The Vilna Gaon, Rabbi Elijah ben Solomon Zalman (Kremer), who lived from 1720 to 1797, was among the most revered Jewish scholars of the early modern period. He was reputed to have learned by heart the entire Bible by the age of four. But as much as he was acclaimed for his prodigious knowledge of sacred texts, he was lionized for the depth of his insights regarding them.
One such insight is his commentary on Deuteronomy 11:26 that frames human choices for good or evil in the present tense rather than in the past: “Note that I give before you the choice today between blessing and curse.” Were the text articulated in the past tense, an argument could be made that once a poor choice is made, there is no turning back. Instead, the present tense allows for the possibility that every day as long as a person is alive the opportunity exits to choose the good path in life.
Further, should a person ask what remedy might he or she have if they were wicked – how could trespasses be corrected, the text would have that person look no further than the word “today,” implying that the penitent is no different than a baby newly born. Each day is a chance to start over. And should a person wonder how he or she would be able to overcome any evil impulse, look no further than the word “I.” So long as a person keeps God before him or her, there is every reason to believe that the evil impulse can be defeated. And finally, should a person believe that there really isn’t any choice in life, that people are directed by their needs and wants, look no further than the word “before you.” It is you that has the power to choose from among the choices placed before you.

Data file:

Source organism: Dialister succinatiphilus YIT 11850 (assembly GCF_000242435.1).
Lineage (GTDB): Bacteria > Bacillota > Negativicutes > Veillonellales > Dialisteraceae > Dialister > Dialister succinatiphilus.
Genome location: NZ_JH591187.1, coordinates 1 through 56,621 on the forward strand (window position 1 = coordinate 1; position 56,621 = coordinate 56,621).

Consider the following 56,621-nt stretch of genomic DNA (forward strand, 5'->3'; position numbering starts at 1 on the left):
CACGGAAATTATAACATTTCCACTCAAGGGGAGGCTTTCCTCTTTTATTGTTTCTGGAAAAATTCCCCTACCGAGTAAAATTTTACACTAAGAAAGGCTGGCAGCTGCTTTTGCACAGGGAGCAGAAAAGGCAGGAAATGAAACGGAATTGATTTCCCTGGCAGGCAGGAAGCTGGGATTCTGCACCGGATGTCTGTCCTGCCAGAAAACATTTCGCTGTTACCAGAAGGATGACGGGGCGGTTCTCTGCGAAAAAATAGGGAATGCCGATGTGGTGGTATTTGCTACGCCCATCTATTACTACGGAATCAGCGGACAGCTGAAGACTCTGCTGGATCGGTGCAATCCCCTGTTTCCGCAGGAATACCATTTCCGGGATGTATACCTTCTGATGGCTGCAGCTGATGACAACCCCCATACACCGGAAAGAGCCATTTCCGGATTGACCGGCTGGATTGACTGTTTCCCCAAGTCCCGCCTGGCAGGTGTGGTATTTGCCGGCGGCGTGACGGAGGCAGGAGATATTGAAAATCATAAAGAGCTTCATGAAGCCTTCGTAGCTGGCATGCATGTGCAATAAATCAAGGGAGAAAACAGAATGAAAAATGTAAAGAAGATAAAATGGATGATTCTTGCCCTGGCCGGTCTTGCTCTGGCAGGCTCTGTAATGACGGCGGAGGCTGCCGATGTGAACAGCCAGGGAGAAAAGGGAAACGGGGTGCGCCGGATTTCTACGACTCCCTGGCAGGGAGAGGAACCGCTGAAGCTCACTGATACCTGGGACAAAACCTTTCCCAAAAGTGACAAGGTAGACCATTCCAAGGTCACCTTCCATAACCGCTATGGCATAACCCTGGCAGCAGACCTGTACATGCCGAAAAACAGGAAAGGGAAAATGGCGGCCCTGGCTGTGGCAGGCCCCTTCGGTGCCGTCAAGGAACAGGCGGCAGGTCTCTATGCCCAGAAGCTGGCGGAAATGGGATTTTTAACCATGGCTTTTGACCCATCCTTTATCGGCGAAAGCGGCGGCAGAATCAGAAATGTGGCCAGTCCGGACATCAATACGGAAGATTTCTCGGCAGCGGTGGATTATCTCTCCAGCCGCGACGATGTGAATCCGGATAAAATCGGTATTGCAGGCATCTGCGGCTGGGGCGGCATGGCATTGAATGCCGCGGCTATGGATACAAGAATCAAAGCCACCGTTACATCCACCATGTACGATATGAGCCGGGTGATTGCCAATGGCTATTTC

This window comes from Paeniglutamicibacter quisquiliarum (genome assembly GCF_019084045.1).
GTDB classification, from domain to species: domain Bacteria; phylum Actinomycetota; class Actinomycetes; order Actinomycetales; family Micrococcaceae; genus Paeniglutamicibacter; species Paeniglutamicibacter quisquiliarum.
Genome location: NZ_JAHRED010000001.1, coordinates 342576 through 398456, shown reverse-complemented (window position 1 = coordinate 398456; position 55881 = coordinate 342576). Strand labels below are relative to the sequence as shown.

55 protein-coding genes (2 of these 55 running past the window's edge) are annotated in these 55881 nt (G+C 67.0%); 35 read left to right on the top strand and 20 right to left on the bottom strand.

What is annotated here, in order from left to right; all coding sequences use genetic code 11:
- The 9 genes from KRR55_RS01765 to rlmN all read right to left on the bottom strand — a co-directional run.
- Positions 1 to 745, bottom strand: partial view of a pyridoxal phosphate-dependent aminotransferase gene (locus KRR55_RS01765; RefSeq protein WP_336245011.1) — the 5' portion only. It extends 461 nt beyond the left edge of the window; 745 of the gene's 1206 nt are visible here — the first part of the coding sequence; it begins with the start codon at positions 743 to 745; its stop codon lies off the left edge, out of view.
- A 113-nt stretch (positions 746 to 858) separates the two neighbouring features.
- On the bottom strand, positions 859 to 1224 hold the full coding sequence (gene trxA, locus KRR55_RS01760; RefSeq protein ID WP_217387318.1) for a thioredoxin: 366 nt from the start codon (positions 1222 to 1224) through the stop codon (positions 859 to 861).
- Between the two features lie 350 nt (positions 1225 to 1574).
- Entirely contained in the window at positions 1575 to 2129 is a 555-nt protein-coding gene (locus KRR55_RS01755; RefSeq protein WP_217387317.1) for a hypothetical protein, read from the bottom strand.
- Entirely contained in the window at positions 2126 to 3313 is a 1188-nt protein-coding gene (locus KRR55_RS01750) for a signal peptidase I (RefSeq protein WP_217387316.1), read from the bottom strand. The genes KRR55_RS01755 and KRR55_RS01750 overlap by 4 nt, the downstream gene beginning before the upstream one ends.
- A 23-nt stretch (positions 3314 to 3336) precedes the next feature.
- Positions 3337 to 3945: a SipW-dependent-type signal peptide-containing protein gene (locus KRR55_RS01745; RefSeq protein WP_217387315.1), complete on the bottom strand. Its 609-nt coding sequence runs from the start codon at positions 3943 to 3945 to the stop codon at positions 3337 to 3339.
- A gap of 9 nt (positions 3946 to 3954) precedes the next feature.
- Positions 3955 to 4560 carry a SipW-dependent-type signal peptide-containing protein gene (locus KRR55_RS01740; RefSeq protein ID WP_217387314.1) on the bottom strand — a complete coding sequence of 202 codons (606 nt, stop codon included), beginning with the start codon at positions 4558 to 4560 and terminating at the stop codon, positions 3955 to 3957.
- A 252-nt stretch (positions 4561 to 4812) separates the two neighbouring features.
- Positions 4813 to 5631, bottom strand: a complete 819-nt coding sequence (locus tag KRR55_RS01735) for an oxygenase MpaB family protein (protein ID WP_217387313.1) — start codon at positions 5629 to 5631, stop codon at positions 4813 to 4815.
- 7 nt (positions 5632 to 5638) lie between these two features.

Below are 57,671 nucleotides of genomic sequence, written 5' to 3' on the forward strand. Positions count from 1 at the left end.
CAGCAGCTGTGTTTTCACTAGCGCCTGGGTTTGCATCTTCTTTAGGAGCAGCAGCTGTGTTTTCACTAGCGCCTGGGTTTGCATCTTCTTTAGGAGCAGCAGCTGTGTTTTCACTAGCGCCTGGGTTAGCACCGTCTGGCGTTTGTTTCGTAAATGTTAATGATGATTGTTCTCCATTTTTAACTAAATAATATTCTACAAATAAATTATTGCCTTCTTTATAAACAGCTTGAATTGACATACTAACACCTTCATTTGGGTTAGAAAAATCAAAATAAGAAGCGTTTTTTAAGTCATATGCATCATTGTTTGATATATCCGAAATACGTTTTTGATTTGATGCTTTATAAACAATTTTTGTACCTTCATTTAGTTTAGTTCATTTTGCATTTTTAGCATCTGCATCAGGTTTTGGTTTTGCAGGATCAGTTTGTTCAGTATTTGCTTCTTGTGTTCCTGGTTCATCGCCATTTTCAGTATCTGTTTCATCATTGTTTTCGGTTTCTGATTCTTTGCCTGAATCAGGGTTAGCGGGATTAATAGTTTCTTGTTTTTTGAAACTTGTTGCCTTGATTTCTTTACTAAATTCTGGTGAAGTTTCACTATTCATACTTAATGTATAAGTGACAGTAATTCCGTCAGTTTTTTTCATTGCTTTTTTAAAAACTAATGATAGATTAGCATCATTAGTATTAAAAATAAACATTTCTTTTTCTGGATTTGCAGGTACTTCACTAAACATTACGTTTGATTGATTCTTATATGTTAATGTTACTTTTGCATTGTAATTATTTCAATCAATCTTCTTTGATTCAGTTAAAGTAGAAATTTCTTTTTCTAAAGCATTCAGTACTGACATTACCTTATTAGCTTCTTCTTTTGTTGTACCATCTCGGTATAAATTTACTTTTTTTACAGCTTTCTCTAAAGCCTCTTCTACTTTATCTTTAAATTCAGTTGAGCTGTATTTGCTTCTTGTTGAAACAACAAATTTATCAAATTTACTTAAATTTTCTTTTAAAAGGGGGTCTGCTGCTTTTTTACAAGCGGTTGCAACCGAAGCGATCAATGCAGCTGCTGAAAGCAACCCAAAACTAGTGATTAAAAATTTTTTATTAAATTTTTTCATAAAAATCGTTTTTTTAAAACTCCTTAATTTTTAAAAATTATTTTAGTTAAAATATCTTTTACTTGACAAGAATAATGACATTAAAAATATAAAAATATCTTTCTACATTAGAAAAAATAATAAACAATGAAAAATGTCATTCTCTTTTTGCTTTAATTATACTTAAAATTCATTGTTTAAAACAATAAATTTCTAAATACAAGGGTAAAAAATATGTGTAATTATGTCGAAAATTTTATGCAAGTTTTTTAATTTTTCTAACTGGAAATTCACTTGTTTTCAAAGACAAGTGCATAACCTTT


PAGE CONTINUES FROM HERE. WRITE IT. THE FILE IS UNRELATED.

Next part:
In other words, the Vilna Gaon sees this verse as a summary of the entire theological position of Judaism on free will, autonomy, and repentance. Each and every Jew has the power to choose good, reject evil and make a fresh start in the aftermath of bad choices. It is an important message particularly before the onset of the month of Elul.